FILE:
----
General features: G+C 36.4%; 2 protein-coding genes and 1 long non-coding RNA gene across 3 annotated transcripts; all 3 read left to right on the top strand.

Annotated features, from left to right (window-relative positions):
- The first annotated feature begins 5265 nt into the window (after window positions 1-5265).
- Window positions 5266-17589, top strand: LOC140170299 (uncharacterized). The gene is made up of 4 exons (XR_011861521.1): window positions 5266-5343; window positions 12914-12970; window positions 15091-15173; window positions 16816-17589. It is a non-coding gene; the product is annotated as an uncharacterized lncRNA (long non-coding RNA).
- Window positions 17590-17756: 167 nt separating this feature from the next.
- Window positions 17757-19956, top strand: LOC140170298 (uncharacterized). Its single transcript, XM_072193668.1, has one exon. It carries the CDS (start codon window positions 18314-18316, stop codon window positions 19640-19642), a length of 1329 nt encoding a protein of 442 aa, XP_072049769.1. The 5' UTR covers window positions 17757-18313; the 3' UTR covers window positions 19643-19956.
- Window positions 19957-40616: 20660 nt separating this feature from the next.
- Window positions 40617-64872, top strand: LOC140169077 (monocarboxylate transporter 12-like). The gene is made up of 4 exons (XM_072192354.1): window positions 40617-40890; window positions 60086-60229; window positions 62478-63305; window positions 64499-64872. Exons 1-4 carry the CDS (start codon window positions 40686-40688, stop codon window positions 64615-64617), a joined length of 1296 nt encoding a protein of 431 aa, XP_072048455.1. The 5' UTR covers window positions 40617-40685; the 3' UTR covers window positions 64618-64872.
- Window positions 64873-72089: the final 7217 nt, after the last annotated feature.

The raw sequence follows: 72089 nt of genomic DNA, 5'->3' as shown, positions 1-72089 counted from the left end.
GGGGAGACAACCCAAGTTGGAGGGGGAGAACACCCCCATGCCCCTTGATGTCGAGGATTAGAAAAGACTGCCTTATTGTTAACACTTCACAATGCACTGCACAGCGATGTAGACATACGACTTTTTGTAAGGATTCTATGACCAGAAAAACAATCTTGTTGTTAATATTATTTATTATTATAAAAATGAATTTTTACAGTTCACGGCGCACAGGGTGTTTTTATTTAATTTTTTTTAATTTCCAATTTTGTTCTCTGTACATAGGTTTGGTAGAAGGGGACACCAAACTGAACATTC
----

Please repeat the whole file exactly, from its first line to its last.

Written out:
General features: G+C 36.4%; 2 protein-coding genes and 1 long non-coding RNA gene across 3 annotated transcripts; all 3 read left to right on the top strand.

Annotated features, from left to right (window-relative positions):
- The first annotated feature begins 5265 nt into the window (after window positions 1-5265).
- Window positions 5266-17589, top strand: LOC140170299 (uncharacterized). The gene is made up of 4 exons (XR_011861521.1): window positions 5266-5343; window positions 12914-12970; window positions 15091-15173; window positions 16816-17589. It is a non-coding gene; the product is annotated as an uncharacterized lncRNA (long non-coding RNA).
- Window positions 17590-17756: 167 nt separating this feature from the next.
- Window positions 17757-19956, top strand: LOC140170298 (uncharacterized). Its single transcript, XM_072193668.1, has one exon. It carries the CDS (start codon window positions 18314-18316, stop codon window positions 19640-19642), a length of 1329 nt encoding a protein of 442 aa, XP_072049769.1. The 5' UTR covers window positions 17757-18313; the 3' UTR covers window positions 19643-19956.
- Window positions 19957-40616: 20660 nt separating this feature from the next.
- Window positions 40617-64872, top strand: LOC140169077 (monocarboxylate transporter 12-like). The gene is made up of 4 exons (XM_072192354.1): window positions 40617-40890; window positions 60086-60229; window positions 62478-63305; window positions 64499-64872. Exons 1-4 carry the CDS (start codon window positions 40686-40688, stop codon window positions 64615-64617), a joined length of 1296 nt encoding a protein of 431 aa, XP_072048455.1. The 5' UTR covers window positions 40617-40685; the 3' UTR covers window positions 64618-64872.
- Window positions 64873-72089: the final 7217 nt, after the last annotated feature.

The raw sequence follows: 72089 nt of genomic DNA, 5'->3' as shown, positions 1-72089 counted from the left end.
GGGGAGACAACCCAAGTTGGAGGGGGAGAACACCCCCATGCCCCTTGATGTCGAGGATTAGAAAAGACTGCCTTATTGTTAACACTTCACAATGCACTGCACAGCGATGTAGACATACGACTTTTTGTAAGGATTCTATGACCAGAAAAACAATCTTGTTGTTAATATTATTTATTATTATAAAAATGAATTTTTACAGTTCACGGCGCACAGGGTGTTTTTATTTAATTTTTTTTAATTTCCAATTTTGTTCTCTGTACATAGGTTTGGTAGAAGGGGACACCAAACTGAACATTC